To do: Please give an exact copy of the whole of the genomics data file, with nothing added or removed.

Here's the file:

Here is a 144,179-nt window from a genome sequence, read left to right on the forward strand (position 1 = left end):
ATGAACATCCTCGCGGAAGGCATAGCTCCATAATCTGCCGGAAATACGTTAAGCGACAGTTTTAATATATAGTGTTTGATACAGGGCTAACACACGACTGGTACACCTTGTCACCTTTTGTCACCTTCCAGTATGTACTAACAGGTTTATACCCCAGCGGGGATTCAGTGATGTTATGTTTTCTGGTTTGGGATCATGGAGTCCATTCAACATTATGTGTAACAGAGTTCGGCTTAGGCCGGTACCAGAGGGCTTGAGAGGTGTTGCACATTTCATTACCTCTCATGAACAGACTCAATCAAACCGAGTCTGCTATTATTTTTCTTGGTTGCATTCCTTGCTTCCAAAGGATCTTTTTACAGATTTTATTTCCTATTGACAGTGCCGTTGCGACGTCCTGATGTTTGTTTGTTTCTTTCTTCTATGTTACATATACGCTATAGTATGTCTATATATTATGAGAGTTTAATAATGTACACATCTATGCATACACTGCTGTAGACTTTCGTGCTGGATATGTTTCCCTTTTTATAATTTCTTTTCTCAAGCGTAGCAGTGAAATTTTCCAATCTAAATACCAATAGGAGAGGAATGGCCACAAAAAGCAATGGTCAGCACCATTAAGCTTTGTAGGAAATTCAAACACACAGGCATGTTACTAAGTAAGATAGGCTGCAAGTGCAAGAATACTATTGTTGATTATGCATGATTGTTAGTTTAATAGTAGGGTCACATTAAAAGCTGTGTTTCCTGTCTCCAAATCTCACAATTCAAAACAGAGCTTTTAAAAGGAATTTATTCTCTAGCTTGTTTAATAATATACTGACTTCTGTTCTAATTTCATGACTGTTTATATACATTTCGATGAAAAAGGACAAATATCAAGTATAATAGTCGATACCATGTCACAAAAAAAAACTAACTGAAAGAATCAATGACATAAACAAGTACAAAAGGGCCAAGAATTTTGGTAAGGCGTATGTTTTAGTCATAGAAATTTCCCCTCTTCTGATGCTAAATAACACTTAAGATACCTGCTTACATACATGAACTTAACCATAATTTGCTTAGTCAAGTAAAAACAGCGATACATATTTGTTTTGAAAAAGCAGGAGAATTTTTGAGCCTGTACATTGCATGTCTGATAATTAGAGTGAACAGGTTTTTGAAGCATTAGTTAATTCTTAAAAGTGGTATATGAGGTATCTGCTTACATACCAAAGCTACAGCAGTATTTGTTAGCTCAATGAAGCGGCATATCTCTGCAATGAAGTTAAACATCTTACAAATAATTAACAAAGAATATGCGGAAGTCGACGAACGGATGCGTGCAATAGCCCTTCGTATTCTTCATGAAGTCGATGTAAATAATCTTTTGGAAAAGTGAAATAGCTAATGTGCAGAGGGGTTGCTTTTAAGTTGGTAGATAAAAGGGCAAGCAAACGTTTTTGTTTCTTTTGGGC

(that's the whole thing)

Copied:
Here is a 144,179-nt window from a genome sequence, read left to right on the forward strand (position 1 = left end):
ATGAACATCCTCGCGGAAGGCATAGCTCCATAATCTGCCGGAAATACGTTAAGCGACAGTTTTAATATATAGTGTTTGATACAGGGCTAACACACGACTGGTACACCTTGTCACCTTTTGTCACCTTCCAGTATGTACTAACAGGTTTATACCCCAGCGGGGATTCAGTGATGTTATGTTTTCTGGTTTGGGATCATGGAGTCCATTCAACATTATGTGTAACAGAGTTCGGCTTAGGCCGGTACCAGAGGGCTTGAGAGGTGTTGCACATTTCATTACCTCTCATGAACAGACTCAATCAAACCGAGTCTGCTATTATTTTTCTTGGTTGCATTCCTTGCTTCCAAAGGATCTTTTTACAGATTTTATTTCCTATTGACAGTGCCGTTGCGACGTCCTGATGTTTGTTTGTTTCTTTCTTCTATGTTACATATACGCTATAGTATGTCTATATATTATGAGAGTTTAATAATGTACACATCTATGCATACACTGCTGTAGACTTTCGTGCTGGATATGTTTCCCTTTTTATAATTTCTTTTCTCAAGCGTAGCAGTGAAATTTTCCAATCTAAATACCAATAGGAGAGGAATGGCCACAAAAAGCAATGGTCAGCACCATTAAGCTTTGTAGGAAATTCAAACACACAGGCATGTTACTAAGTAAGATAGGCTGCAAGTGCAAGAATACTATTGTTGATTATGCATGATTGTTAGTTTAATAGTAGGGTCACATTAAAAGCTGTGTTTCCTGTCTCCAAATCTCACAATTCAAAACAGAGCTTTTAAAAGGAATTTATTCTCTAGCTTGTTTAATAATATACTGACTTCTGTTCTAATTTCATGACTGTTTATATACATTTCGATGAAAAAGGACAAATATCAAGTATAATAGTCGATACCATGTCACAAAAAAAAACTAACTGAAAGAATCAATGACATAAACAAGTACAAAAGGGCCAAGAATTTTGGTAAGGCGTATGTTTTAGTCATAGAAATTTCCCCTCTTCTGATGCTAAATAACACTTAAGATACCTGCTTACATACATGAACTTAACCATAATTTGCTTAGTCAAGTAAAAACAGCGATACATATTTGTTTTGAAAAAGCAGGAGAATTTTTGAGCCTGTACATTGCATGTCTGATAATTAGAGTGAACAGGTTTTTGAAGCATTAGTTAATTCTTAAAAGTGGTATATGAGGTATCTGCTTACATACCAAAGCTACAGCAGTATTTGTTAGCTCAATGAAGCGGCATATCTCTGCAATGAAGTTAAACATCTTACAAATAATTAACAAAGAATATGCGGAAGTCGACGAACGGATGCGTGCAATAGCCCTTCGTATTCTTCATGAAGTCGATGTAAATAATCTTTTGGAAAAGTGAAATAGCTAATGTGCAGAGGGGTTGCTTTTAAGTTGGTAGATAAAAGGGCAAGCAAACGTTTTTGTTTCTTTTGGGC